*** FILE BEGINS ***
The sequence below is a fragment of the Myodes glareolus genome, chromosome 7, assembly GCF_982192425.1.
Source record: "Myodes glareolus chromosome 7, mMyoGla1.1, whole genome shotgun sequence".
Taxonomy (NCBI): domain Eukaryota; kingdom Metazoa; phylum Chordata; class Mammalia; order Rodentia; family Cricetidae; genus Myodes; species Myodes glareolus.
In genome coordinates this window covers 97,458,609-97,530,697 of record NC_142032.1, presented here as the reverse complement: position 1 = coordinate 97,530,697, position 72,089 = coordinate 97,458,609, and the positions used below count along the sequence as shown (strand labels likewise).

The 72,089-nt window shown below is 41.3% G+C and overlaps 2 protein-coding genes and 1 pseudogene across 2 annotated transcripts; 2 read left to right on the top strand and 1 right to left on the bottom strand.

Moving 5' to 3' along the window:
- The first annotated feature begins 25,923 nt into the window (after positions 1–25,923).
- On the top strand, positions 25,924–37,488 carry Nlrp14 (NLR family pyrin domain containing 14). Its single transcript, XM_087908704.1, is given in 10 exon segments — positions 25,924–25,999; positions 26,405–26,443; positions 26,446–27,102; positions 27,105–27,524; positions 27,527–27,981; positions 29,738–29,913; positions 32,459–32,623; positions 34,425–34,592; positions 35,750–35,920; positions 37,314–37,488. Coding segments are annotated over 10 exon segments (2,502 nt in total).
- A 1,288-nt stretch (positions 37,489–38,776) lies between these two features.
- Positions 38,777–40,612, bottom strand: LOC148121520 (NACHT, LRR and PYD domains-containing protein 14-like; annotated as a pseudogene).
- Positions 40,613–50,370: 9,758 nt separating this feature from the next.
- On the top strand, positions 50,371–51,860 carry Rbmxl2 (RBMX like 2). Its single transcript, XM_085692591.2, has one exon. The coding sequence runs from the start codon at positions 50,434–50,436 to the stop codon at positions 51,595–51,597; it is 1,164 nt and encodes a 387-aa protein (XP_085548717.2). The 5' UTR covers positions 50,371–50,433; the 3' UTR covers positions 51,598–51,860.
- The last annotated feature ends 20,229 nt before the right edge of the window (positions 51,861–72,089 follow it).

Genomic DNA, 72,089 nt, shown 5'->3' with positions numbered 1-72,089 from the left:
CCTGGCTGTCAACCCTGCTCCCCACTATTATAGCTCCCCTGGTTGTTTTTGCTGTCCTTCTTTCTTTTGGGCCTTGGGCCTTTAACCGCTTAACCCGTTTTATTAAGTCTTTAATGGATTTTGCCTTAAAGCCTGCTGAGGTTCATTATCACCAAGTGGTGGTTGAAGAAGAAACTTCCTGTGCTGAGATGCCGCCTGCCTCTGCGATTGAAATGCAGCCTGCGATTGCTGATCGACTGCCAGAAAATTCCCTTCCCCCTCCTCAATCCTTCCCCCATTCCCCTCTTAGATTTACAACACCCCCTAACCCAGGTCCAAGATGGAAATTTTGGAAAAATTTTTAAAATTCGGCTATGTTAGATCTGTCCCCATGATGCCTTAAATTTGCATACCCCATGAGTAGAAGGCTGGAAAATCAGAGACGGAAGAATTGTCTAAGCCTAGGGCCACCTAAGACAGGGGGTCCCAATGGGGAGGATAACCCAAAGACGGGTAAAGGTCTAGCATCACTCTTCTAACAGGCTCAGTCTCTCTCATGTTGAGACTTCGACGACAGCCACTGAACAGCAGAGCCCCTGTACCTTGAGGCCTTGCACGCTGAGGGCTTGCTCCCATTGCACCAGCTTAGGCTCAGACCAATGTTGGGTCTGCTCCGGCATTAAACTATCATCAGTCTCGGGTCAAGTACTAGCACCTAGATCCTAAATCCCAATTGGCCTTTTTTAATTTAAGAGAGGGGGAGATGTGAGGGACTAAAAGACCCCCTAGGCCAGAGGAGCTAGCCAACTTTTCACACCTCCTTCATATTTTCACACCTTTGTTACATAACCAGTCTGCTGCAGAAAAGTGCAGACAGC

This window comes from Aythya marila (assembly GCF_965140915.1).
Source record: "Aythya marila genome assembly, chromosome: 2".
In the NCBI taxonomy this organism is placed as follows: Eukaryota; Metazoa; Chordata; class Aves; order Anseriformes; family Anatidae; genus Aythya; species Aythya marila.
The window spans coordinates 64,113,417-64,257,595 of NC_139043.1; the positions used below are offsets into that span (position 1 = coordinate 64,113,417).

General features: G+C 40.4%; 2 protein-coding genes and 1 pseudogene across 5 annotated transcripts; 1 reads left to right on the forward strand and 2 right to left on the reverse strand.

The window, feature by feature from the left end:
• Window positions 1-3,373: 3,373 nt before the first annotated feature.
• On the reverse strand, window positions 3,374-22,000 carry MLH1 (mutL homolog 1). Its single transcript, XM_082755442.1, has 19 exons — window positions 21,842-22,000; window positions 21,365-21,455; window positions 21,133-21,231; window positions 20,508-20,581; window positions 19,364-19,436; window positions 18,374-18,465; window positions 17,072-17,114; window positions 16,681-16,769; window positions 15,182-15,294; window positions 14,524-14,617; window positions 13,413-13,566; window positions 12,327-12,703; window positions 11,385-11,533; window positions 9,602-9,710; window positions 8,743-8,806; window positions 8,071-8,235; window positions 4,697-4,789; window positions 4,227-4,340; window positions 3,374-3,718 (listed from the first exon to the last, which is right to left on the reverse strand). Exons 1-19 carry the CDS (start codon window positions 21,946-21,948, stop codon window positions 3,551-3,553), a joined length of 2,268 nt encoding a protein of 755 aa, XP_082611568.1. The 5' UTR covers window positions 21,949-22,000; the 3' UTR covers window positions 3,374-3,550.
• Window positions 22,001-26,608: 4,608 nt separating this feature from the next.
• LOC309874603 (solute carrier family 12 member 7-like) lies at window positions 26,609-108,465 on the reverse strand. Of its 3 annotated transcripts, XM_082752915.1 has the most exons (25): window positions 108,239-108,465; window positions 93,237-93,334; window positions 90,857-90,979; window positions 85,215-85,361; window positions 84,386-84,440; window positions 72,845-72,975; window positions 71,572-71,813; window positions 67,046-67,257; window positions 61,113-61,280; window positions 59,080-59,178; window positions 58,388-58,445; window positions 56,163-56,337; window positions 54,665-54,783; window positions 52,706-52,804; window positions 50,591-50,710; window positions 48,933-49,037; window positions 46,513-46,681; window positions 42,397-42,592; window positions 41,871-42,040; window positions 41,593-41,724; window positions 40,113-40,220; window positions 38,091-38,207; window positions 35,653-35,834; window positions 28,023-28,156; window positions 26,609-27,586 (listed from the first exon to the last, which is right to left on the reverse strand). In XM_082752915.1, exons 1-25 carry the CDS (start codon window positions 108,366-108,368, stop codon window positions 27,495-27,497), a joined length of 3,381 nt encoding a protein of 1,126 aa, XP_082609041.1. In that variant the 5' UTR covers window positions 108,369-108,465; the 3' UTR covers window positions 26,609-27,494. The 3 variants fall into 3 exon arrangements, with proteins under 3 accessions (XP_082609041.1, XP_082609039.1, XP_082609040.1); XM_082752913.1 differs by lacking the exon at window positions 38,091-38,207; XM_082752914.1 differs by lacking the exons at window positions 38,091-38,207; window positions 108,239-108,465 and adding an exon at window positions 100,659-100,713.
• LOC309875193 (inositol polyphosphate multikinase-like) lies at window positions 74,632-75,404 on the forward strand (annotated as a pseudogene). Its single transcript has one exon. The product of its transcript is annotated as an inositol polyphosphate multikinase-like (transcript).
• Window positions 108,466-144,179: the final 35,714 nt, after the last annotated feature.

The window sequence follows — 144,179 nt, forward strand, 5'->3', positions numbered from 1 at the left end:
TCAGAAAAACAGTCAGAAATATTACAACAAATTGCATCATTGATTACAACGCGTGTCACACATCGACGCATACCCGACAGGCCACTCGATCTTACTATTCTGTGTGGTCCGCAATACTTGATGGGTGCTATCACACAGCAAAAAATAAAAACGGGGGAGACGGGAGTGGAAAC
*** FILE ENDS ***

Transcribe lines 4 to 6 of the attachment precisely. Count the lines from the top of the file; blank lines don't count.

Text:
In genome coordinates this window covers 97,458,609-97,530,697 of record NC_142032.1, presented here as the reverse complement: position 1 = coordinate 97,530,697, position 72,089 = coordinate 97,458,609, and the positions used below count along the sequence as shown (strand labels likewise).

The 72,089-nt window shown below is 41.3% G+C and overlaps 2 protein-coding genes and 1 pseudogene across 2 annotated transcripts; 2 read left to right on the top strand and 1 right to left on the bottom strand.

Moving 5' to 3' along the window: